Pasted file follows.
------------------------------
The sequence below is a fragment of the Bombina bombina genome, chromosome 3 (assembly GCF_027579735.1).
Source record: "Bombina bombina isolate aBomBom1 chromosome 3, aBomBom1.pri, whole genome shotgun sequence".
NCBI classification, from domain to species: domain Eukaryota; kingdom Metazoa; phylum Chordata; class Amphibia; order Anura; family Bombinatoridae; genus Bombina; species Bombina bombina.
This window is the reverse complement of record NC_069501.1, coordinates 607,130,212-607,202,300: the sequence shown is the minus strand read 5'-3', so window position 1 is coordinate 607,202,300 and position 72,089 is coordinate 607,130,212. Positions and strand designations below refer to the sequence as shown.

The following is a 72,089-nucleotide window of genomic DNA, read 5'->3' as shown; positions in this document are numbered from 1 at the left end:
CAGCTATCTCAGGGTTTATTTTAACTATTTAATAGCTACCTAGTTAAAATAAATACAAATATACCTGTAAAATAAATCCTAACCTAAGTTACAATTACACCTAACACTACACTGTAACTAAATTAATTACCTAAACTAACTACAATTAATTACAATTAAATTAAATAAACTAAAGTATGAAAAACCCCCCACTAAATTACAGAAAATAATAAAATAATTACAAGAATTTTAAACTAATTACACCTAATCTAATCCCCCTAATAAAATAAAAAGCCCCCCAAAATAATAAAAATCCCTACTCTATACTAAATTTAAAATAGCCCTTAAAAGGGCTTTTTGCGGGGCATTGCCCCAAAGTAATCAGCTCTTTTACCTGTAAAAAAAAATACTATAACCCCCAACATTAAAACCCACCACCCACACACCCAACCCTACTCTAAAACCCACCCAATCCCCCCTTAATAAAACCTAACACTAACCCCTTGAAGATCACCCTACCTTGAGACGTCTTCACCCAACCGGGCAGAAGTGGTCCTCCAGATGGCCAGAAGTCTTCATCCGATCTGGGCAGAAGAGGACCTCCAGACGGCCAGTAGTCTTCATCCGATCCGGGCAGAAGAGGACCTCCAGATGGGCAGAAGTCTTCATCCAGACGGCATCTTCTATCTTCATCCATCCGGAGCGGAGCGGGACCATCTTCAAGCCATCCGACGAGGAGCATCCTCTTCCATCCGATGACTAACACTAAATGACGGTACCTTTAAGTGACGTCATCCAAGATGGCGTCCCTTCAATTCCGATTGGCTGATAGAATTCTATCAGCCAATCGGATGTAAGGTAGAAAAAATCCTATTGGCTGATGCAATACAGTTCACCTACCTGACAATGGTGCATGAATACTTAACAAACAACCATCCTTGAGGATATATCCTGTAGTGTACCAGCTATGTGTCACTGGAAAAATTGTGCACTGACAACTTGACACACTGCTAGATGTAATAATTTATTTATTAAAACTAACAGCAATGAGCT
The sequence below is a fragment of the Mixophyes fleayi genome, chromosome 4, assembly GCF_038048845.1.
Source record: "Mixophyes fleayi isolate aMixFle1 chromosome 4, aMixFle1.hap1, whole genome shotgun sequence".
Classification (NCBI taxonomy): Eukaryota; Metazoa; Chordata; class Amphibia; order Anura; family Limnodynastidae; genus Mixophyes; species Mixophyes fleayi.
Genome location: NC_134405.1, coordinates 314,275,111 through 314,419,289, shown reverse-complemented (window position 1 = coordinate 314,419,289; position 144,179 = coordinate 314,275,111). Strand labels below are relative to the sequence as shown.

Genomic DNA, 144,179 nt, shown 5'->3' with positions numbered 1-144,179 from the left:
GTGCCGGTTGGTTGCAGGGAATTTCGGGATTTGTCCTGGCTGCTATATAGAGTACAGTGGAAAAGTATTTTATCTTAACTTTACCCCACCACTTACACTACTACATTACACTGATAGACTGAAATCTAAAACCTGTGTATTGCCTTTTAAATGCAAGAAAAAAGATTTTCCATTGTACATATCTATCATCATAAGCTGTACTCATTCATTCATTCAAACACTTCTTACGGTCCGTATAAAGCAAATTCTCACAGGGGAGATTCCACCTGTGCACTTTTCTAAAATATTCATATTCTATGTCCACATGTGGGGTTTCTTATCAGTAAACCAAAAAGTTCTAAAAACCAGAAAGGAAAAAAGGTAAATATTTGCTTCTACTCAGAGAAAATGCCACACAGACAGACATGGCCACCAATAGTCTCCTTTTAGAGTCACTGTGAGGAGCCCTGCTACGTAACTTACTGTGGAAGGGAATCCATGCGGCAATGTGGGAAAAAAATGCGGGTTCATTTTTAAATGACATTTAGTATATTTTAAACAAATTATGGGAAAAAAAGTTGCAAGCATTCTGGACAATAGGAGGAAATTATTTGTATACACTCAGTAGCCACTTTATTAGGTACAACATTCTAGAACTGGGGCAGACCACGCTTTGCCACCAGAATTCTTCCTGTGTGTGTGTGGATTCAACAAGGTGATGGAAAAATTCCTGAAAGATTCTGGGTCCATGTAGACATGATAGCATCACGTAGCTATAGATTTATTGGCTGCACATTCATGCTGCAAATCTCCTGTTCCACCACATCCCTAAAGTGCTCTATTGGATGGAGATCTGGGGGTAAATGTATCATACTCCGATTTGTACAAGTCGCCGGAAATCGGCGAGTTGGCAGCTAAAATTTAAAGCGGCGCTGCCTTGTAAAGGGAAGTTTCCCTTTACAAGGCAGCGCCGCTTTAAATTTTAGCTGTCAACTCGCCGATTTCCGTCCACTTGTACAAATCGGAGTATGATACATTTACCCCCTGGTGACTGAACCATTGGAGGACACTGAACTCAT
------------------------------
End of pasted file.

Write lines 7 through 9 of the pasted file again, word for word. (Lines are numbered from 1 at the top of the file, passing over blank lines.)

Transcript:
The sequence below is a fragment of the Mixophyes fleayi genome, chromosome 4, assembly GCF_038048845.1.
Source record: "Mixophyes fleayi isolate aMixFle1 chromosome 4, aMixFle1.hap1, whole genome shotgun sequence".
Classification (NCBI taxonomy): Eukaryota; Metazoa; Chordata; class Amphibia; order Anura; family Limnodynastidae; genus Mixophyes; species Mixophyes fleayi.